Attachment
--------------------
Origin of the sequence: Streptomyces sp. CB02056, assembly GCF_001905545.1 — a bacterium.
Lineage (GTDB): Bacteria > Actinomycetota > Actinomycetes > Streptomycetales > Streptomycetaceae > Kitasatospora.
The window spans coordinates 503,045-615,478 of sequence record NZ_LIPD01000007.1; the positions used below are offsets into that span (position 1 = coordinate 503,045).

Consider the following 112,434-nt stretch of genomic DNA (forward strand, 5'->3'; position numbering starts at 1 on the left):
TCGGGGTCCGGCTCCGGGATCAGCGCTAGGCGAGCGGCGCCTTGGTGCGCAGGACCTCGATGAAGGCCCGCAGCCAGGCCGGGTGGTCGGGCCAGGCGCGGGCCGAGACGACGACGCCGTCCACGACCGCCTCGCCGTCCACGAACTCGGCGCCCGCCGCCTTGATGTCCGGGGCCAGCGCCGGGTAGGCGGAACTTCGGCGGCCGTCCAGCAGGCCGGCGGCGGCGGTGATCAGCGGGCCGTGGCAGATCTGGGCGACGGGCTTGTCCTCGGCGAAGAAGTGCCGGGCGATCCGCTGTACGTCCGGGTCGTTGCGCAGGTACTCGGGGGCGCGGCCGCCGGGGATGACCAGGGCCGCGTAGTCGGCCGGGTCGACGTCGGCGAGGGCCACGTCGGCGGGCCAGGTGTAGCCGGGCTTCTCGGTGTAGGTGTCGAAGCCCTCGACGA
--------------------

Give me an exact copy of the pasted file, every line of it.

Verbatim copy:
Origin of the sequence: Streptomyces sp. CB02056, assembly GCF_001905545.1 — a bacterium.
Lineage (GTDB): Bacteria > Actinomycetota > Actinomycetes > Streptomycetales > Streptomycetaceae > Kitasatospora.
The window spans coordinates 503,045-615,478 of sequence record NZ_LIPD01000007.1; the positions used below are offsets into that span (position 1 = coordinate 503,045).

Consider the following 112,434-nt stretch of genomic DNA (forward strand, 5'->3'; position numbering starts at 1 on the left):
TCGGGGTCCGGCTCCGGGATCAGCGCTAGGCGAGCGGCGCCTTGGTGCGCAGGACCTCGATGAAGGCCCGCAGCCAGGCCGGGTGGTCGGGCCAGGCGCGGGCCGAGACGACGACGCCGTCCACGACCGCCTCGCCGTCCACGAACTCGGCGCCCGCCGCCTTGATGTCCGGGGCCAGCGCCGGGTAGGCGGAACTTCGGCGGCCGTCCAGCAGGCCGGCGGCGGCGGTGATCAGCGGGCCGTGGCAGATCTGGGCGACGGGCTTGTCCTCGGCGAAGAAGTGCCGGGCGATCCGCTGTACGTCCGGGTCGTTGCGCAGGTACTCGGGGGCGCGGCCGCCGGGGATGACCAGGGCCGCGTAGTCGGCCGGGTCGACGTCGGCGAGGGCCACGTCGGCGGGCCAGGTGTAGCCGGGCTTCTCGGTGTAGGTGTCGAAGCCCTCGACGA